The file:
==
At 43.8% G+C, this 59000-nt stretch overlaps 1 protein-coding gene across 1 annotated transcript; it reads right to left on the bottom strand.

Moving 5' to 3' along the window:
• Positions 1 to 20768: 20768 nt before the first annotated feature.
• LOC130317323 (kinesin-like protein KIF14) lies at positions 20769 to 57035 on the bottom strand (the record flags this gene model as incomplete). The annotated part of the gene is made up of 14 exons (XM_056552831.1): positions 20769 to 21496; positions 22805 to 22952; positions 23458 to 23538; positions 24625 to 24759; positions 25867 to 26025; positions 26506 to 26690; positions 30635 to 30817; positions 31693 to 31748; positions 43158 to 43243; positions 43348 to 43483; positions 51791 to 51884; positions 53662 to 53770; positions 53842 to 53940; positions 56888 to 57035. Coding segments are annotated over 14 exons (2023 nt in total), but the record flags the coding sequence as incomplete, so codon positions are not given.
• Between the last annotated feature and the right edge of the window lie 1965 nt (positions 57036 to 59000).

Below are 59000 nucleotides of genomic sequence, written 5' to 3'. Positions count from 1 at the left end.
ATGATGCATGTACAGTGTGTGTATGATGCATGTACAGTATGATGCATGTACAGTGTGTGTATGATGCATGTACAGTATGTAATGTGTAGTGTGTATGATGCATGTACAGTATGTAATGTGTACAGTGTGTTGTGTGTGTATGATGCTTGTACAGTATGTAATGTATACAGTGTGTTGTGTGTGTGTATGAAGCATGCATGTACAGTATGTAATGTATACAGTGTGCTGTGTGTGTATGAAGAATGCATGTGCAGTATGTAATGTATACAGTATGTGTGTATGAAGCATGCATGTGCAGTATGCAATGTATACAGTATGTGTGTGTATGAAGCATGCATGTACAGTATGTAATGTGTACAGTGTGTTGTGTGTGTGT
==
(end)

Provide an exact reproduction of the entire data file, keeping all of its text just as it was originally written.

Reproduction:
At 43.8% G+C, this 59000-nt stretch overlaps 1 protein-coding gene across 1 annotated transcript; it reads right to left on the bottom strand.

Moving 5' to 3' along the window:
• Positions 1 to 20768: 20768 nt before the first annotated feature.
• LOC130317323 (kinesin-like protein KIF14) lies at positions 20769 to 57035 on the bottom strand (the record flags this gene model as incomplete). The annotated part of the gene is made up of 14 exons (XM_056552831.1): positions 20769 to 21496; positions 22805 to 22952; positions 23458 to 23538; positions 24625 to 24759; positions 25867 to 26025; positions 26506 to 26690; positions 30635 to 30817; positions 31693 to 31748; positions 43158 to 43243; positions 43348 to 43483; positions 51791 to 51884; positions 53662 to 53770; positions 53842 to 53940; positions 56888 to 57035. Coding segments are annotated over 14 exons (2023 nt in total), but the record flags the coding sequence as incomplete, so codon positions are not given.
• Between the last annotated feature and the right edge of the window lie 1965 nt (positions 57036 to 59000).

Below are 59000 nucleotides of genomic sequence, written 5' to 3'. Positions count from 1 at the left end.
ATGATGCATGTACAGTGTGTGTATGATGCATGTACAGTATGATGCATGTACAGTGTGTGTATGATGCATGTACAGTATGTAATGTGTAGTGTGTATGATGCATGTACAGTATGTAATGTGTACAGTGTGTTGTGTGTGTATGATGCTTGTACAGTATGTAATGTATACAGTGTGTTGTGTGTGTGTATGAAGCATGCATGTACAGTATGTAATGTATACAGTGTGCTGTGTGTGTATGAAGAATGCATGTGCAGTATGTAATGTATACAGTATGTGTGTATGAAGCATGCATGTGCAGTATGCAATGTATACAGTATGTGTGTGTATGAAGCATGCATGTACAGTATGTAATGTGTACAGTGTGTTGTGTGTGTGT